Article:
Before you subscribe to SovereignGraceSingles services we ask that you review the following Doctrinal Statement.
What we mean by “Reformed”, “Evangelical” and “Church”…
Reformed theology gets its name from the sixteenth century Protestant Reformation. Believers in the Reformed tradition regard highly the specific contributions of such people as Martin Luther, John Knox, and particularly John Calvin. However, Reformed theology was not “invented” in the sixteenth century. The stream of orthodoxy reaches back through the ages, ultimately finding its source in the headwaters of all truth, the Scriptures themselves.
Reformed theology places great emphasis on the doctrine of God, this doctrine being central to the whole of its theology. The chief and most distinctive article of our theology is God’s sovereignty. Sovereignty means “rule” and the sovereignty of God means that God rules over His creation with absolute power and authority. He determines what is going to happen, and it does happen. God is not alarmed, frustrated, or defeated by circumstances, by sin, or by the rebellion of His creatures.
His sovereignty also oversees the salvation of man as manifested in the doctrines of grace. The doctrines of grace have historically been represented by the acrostic TULIP. In short, this doctrine biblically describes God’s role in man’s salvation.
Total depravity (T) declares that man is dead in sin and incapable of exercising faith without first being regenerated by the sovereign work of the Holy Spirit. Unconditional election (U) refers to God’s gracious work of election whereby according to His good pleasure and not based on anything man has done, the elect are brought to saving faith by the work of the Holy Spirit. Limited atonement (L) means that Christ’s death, though sufficient to save all, was efficient to save the elect. In this sense, all for whom the atonement was designed to save, will be saved. Irresistible grace (I) refers to God’s effectual calling being “operative,” not “cooperative,” whereby the regenerate are made willing to come to Christ and cling to Him for their redemption. Perseverance of the saints (P) means that those who are truly regenerate come to saving faith will never lose their salvation. God preserves them and will complete the work He has begun.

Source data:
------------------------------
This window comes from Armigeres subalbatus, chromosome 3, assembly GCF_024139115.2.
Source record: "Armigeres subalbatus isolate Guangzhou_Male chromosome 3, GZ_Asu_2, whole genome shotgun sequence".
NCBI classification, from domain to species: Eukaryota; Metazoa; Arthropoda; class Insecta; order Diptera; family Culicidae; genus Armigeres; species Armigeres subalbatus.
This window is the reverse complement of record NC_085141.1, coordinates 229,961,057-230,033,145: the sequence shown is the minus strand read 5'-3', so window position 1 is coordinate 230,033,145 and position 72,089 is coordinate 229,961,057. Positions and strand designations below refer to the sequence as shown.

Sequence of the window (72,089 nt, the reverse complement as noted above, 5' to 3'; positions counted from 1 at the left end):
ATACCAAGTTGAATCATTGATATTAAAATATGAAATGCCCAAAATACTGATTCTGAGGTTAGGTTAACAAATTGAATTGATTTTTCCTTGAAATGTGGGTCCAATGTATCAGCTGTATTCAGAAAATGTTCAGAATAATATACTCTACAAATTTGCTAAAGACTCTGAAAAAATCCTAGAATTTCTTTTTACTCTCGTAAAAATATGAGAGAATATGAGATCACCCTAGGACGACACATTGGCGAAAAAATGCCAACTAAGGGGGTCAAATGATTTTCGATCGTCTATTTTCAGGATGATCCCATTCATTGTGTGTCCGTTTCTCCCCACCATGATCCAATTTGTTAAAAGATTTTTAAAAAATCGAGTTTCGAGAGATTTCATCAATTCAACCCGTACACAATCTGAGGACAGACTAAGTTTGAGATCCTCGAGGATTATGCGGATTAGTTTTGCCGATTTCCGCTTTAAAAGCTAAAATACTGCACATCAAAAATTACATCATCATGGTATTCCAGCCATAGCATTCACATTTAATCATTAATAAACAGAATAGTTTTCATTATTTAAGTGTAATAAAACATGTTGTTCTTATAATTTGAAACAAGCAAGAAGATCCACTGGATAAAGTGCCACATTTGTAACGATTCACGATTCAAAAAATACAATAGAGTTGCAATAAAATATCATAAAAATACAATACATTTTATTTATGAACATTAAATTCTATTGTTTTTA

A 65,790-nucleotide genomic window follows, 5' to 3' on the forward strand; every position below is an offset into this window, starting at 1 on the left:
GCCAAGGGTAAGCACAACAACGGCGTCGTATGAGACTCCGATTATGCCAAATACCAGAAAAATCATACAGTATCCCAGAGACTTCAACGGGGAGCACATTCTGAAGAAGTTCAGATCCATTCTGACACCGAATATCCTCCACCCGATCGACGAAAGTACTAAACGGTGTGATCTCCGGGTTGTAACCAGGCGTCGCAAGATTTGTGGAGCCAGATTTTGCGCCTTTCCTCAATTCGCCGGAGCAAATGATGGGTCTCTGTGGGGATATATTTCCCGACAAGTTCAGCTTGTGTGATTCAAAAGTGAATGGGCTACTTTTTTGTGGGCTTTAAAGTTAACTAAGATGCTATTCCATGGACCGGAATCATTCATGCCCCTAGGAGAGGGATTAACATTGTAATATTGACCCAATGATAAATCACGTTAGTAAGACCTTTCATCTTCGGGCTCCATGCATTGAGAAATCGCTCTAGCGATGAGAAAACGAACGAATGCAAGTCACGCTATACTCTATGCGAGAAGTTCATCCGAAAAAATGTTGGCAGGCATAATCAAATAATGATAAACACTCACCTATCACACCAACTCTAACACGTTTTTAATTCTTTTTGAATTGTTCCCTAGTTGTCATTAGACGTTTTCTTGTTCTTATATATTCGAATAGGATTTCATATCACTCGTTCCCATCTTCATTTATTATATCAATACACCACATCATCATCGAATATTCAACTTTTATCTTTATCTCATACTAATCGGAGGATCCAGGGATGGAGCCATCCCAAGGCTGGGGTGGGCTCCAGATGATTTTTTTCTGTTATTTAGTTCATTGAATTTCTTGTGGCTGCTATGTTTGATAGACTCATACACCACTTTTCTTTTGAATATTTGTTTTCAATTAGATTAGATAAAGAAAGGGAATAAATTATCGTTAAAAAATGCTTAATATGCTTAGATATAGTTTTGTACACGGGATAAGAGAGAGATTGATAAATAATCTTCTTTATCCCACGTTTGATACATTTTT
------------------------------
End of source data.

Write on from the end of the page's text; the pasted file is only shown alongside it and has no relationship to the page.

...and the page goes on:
What we mean by “Evangelical”
The word “evangelical” comes from the Greek word meaning “good news.” For years, it identified those believers who held to the basic Christian doctrines (i.e., the Trinity, the Deity of Christ, the Resurrection & the Judgment of all men, etc.).
In the course of history, however words change. In our day this has happened to the word “evangelical.” In the past, it served as a bond of unity between Christians from a wide diversity of church traditions. Historic evangelicalism was confessional. That is, it affirmed historic Christian orthodoxy as those defined by the Apostles’ Creed and the great ecumenical councils of the first millennium of Christian history such as the Councils of Nicea, Chalcedon, Constantinople, and others.